Remember to avoid intubation through the nose in the setting of concomitant facial fractures, as inadvertent cranial placement of nasotracheal tubes has been reported.

Supraglottic Airways

Laryngeal Mask Airway: because the factors that lead to difficult ETT and LMA placement are not the same, the incidence of difficulty with both is low [Bogetz Anesth Clin North Am 20: 863, 2002]

LMA size

The Laryngeal Mask Airway

LMA size:
3 30-50 kg
4 50-70 kg
5 70-100 kg

Intubating LMAs can be optimized by the Chandy maneuver (lift and posterior rotate) before attempting tracheal intubation. ProSeal LMAs have a second lumen which acts as an esophageal vent

CombiTube: double-lumen device that can be both an ETT or an esophageal obturator. This is passed blindly – the oropharyngeal cuff is inflated first (blue pilot balloon), followed by the distal cuff. Ventilation is then attempted through the longer (blue) lumen [blue first!!!], which outputs in between the two cuffs. If no breath sounds are heard, attempt ventilating through the other lumen. This device is designed to be used with minimal training but should not be used for extended periods of time (ischemia to tongue, edema formation [Agro et. al. J Clin Anesth 14: 307, 2002])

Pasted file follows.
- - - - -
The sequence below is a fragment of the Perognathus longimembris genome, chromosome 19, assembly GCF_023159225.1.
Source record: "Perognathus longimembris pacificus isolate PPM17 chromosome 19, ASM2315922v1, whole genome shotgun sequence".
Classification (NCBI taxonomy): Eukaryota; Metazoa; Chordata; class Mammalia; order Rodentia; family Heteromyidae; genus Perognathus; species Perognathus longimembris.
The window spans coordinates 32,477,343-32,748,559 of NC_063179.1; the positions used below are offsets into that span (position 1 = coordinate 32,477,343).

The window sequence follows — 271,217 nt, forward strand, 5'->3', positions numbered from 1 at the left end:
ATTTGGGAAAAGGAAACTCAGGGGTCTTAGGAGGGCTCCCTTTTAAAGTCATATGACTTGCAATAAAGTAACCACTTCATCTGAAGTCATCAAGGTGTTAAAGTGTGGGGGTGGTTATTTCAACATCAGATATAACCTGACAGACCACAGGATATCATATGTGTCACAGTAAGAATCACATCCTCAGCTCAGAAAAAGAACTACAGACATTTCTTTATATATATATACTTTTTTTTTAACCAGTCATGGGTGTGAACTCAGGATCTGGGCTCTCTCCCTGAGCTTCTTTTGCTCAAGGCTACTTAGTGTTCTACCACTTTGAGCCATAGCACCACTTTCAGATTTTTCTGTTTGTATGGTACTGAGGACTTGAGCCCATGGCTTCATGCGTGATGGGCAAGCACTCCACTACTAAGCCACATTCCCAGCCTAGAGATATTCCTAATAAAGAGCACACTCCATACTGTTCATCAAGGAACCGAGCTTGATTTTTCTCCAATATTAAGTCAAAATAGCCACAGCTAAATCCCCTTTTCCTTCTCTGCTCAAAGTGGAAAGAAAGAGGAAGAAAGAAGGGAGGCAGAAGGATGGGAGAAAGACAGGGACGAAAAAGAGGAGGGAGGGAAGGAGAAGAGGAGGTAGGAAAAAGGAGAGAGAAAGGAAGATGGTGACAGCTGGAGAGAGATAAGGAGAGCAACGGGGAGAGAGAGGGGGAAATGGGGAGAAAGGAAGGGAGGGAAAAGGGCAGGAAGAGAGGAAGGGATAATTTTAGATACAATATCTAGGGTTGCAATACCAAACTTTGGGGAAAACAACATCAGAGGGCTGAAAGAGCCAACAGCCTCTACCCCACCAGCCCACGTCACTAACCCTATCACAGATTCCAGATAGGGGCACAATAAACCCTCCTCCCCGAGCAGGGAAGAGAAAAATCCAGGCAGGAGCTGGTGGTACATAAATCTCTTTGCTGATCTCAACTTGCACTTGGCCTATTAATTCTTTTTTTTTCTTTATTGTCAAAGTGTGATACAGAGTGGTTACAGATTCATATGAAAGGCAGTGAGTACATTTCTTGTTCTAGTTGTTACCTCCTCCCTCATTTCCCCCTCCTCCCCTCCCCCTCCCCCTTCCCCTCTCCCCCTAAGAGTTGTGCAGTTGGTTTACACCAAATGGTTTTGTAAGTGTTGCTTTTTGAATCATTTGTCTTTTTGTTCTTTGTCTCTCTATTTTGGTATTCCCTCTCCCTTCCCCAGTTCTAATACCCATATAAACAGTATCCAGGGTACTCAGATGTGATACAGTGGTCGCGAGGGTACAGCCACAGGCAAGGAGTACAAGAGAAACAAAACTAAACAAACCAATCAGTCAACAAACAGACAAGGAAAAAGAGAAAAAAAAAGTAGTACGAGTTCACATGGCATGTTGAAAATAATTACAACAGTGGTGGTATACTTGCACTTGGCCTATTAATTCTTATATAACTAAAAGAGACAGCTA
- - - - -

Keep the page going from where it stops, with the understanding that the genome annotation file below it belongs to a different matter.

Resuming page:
Laryngeal Tube: single-lumen dual cuff system with fenestrations between the two. Has been shown to have a high success rate when used by non-anesthetists. A supraglottic ventilatory device consisting of an airway tube at a 130 degree angle, with two low pressure cuffs and an oval aperture between them. The distal balloon is intended to be esophageal, with the proximal, larger balloon sealing the oropharyngeal cavity. Requires 23 mm of mouth opening and is placed blindly. Comes in six sizes. The Laryngeal Tube was tested in 175 ASA 1 or 2 patients for elective surgery (avg. duration 63 +/- 23 minutes) and was successfully inserted and maintained in 96.6% of patients. In 94% of patients, success was achieved on the first attempt. In six patients (3.4%) the device was unsuccessful – three because of airway pressures > 40 cm H20, and 3 because of “clinically unacceptable ventilation.” Four patients displayed evidence of Grade I upper airway trauma [Gaitini et. al. Anesth Analg 96: 1750, 2003].

Transtracheal Techniques


Cricothyrotomy: can be done in < 30 seconds and used for up to 72 hours, after which the incidence of vocal cord dysfunction and tracheal stenosis increases [Mallampati et. al. Can Anaesth Soc J 32: 429, 1985]. Kits usually rely on air aspiration through a needle, followed by the Seldinger technique. Risks include pneumothorax, pneumomediastinum, bleeding, infection, SQ emphysema